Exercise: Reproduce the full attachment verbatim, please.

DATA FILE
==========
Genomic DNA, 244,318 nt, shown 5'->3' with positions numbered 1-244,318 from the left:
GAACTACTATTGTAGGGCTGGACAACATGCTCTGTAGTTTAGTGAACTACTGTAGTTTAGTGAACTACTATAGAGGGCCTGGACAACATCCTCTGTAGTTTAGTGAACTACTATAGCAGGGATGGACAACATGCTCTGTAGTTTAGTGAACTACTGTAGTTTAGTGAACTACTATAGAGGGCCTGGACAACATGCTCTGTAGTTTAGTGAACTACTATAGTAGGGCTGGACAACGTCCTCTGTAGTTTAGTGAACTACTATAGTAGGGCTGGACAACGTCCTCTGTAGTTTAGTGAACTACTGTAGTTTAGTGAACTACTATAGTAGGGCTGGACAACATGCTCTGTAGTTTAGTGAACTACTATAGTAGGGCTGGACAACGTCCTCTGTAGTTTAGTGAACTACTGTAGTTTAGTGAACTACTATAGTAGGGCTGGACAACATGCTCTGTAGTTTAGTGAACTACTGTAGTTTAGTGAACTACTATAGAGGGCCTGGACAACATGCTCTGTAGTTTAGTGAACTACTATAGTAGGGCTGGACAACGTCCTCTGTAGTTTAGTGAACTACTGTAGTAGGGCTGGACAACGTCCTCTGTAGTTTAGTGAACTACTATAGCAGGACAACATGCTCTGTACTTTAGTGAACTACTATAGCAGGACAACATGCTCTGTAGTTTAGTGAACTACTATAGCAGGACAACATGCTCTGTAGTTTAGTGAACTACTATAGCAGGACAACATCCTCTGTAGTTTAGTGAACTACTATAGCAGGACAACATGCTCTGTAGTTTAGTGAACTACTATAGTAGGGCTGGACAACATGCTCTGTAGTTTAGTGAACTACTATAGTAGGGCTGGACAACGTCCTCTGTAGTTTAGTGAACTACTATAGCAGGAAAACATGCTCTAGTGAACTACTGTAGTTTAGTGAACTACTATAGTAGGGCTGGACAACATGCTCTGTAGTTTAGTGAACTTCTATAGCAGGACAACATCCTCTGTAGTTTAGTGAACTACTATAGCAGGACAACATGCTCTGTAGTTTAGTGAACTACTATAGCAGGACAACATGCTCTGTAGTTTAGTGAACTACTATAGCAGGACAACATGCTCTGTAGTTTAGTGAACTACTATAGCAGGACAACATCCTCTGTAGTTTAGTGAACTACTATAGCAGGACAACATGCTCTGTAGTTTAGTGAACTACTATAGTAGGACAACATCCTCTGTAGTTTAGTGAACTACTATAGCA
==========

Genomic DNA, 244,318 nt, shown 5'->3' with positions numbered 1-244,318 from the left:
GAACTACTATTGTAGGGCTGGACAACATGCTCTGTAGTTTAGTGAACTACTGTAGTTTAGTGAACTACTATAGAGGGCCTGGACAACATCCTCTGTAGTTTAGTGAACTACTATAGCAGGGATGGACAACATGCTCTGTAGTTTAGTGAACTACTGTAGTTTAGTGAACTACTATAGAGGGCCTGGACAACATGCTCTGTAGTTTAGTGAACTACTATAGTAGGGCTGGACAACGTCCTCTGTAGTTTAGTGAACTACTATAGTAGGGCTGGACAACGTCCTCTGTAGTTTAGTGAACTACTGTAGTTTAGTGAACTACTATAGTAGGGCTGGACAACATGCTCTGTAGTTTAGTGAACTACTATAGTAGGGCTGGACAACGTCCTCTGTAGTTTAGTGAACTACTGTAGTTTAGTGAACTACTATAGTAGGGCTGGACAACATGCTCTGTAGTTTAGTGAACTACTGTAGTTTAGTGAACTACTATAGAGGGCCTGGACAACATGCTCTGTAGTTTAGTGAACTACTATAGTAGGGCTGGACAACGTCCTCTGTAGTTTAGTGAACTACTGTAGTAGGGCTGGACAACGTCCTCTGTAGTTTAGTGAACTACTATAGCAGGACAACATGCTCTGTACTTTAGTGAACTACTATAGCAGGACAACATGCTCTGTAGTTTAGTGAACTACTATAGCAGGACAACATGCTCTGTAGTTTAGTGAACTACTATAGCAGGACAACATCCTCTGTAGTTTAGTGAACTACTATAGCAGGACAACATGCTCTGTAGTTTAGTGAACTACTATAGTAGGGCTGGACAACATGCTCTGTAGTTTAGTGAACTACTATAGTAGGGCTGGACAACGTCCTCTGTAGTTTAGTGAACTACTATAGCAGGAAAACATGCTCTAGTGAACTACTGTAGTTTAGTGAACTACTATAGTAGGGCTGGACAACATGCTCTGTAGTTTAGTGAACTTCTATAGCAGGACAACATCCTCTGTAGTTTAGTGAACTACTATAGCAGGACAACATGCTCTGTAGTTTAGTGAACTACTATAGCAGGACAACATGCTCTGTAGTTTAGTGAACTACTATAGCAGGACAACATGCTCTGTAGTTTAGTGAACTACTATAGCAGGACAACATCCTCTGTAGTTTAGTGAACTACTATAGCAGGACAACATGCTCTGTAGTTTAGTGAACTACTATAGTAGGACAACATCCTCTGTAGTTTAGTGAACTACTATAGCA